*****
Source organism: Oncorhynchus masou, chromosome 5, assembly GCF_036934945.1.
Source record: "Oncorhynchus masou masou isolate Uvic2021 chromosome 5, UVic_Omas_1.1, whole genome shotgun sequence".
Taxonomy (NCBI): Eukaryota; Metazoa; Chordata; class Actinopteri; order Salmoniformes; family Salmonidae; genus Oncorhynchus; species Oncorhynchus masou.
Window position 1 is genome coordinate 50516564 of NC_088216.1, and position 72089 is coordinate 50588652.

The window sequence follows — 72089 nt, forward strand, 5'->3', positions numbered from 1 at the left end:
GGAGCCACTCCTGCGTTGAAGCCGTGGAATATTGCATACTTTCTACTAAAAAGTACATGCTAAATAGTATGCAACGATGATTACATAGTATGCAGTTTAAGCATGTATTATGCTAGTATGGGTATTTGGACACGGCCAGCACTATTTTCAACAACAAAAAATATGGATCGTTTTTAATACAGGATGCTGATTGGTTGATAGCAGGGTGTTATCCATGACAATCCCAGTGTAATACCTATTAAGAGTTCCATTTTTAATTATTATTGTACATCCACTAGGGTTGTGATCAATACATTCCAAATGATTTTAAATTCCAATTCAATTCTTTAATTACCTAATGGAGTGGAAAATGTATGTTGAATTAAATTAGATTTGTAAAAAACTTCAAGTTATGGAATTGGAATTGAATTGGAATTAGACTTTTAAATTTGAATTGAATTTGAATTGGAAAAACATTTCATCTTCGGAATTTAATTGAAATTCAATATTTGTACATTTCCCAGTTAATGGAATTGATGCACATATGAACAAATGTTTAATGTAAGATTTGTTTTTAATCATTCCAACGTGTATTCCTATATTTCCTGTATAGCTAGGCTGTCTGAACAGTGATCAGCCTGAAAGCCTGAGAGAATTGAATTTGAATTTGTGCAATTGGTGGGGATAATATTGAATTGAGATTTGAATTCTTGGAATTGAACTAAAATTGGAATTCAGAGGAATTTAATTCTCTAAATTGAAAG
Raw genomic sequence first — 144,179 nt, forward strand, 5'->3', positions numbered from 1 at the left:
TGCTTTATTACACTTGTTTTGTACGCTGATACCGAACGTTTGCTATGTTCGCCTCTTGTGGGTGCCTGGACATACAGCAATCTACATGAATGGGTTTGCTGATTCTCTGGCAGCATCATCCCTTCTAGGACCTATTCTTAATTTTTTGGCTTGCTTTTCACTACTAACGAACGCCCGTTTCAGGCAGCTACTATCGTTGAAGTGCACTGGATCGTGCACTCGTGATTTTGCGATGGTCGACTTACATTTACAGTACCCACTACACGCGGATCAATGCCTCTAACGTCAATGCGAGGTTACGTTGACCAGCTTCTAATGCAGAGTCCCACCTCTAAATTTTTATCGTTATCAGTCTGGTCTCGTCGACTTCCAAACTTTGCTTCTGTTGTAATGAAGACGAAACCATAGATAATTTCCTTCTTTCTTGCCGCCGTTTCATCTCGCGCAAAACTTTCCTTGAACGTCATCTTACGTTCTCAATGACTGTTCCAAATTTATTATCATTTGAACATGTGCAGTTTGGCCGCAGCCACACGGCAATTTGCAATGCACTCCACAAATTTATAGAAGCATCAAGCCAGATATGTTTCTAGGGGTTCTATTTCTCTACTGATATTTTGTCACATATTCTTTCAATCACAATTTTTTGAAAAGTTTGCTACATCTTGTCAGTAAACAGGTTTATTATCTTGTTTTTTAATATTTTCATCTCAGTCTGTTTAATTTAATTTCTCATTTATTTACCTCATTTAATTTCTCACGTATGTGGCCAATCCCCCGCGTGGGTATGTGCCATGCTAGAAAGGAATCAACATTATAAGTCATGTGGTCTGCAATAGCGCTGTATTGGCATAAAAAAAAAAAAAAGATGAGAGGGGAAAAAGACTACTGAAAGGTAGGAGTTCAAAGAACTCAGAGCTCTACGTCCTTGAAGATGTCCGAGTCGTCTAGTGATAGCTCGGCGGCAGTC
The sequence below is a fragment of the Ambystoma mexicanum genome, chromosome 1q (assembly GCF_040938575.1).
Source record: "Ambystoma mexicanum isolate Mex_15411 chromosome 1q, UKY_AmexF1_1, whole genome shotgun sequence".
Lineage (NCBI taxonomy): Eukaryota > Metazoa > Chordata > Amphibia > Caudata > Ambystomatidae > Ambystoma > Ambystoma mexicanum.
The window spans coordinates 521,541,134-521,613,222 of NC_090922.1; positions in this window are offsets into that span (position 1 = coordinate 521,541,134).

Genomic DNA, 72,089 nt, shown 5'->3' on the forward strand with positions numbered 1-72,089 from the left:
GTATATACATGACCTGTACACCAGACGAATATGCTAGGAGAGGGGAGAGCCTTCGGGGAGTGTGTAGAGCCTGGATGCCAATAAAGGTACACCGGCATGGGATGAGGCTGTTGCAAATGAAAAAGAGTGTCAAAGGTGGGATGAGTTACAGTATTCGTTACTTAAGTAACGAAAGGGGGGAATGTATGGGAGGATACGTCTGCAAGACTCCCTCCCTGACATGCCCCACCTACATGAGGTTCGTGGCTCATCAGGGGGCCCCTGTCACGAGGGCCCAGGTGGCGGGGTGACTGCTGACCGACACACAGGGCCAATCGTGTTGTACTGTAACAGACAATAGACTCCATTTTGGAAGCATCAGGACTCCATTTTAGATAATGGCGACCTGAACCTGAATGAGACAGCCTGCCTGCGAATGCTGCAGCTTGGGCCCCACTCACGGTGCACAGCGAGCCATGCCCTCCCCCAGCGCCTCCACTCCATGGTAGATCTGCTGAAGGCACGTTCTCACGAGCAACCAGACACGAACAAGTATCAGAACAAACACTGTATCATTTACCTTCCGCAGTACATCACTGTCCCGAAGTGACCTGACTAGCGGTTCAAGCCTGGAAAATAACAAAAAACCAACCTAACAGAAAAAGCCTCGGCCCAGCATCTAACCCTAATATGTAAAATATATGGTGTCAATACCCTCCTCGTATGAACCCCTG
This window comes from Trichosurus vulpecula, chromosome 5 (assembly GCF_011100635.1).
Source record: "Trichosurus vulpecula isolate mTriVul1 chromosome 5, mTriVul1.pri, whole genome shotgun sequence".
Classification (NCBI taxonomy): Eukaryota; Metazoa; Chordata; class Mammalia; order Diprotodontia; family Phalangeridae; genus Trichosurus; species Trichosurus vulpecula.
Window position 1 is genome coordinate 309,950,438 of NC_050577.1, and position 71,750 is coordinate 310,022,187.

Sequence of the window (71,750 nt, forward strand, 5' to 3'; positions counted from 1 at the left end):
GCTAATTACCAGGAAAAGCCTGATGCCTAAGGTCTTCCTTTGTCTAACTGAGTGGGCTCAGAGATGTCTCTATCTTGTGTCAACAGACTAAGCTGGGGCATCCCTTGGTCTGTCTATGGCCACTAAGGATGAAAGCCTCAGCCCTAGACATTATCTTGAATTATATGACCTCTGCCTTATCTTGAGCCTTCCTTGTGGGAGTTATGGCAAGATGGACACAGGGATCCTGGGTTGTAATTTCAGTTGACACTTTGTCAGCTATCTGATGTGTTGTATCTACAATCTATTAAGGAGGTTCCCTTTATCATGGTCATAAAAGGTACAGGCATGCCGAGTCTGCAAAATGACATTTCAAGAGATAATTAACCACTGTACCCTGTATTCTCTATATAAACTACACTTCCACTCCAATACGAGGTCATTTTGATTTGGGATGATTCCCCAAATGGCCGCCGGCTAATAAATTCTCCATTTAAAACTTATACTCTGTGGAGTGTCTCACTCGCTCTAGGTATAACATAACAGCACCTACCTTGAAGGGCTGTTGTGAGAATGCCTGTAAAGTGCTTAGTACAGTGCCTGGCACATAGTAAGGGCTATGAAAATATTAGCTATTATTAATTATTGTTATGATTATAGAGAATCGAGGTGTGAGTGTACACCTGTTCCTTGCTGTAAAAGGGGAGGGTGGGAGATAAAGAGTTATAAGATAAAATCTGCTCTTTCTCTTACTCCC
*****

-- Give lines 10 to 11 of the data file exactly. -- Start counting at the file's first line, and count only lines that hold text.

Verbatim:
Source record: "Ambystoma mexicanum isolate Mex_15411 chromosome 1q, UKY_AmexF1_1, whole genome shotgun sequence".
Lineage (NCBI taxonomy): Eukaryota > Metazoa > Chordata > Amphibia > Caudata > Ambystomatidae > Ambystoma > Ambystoma mexicanum.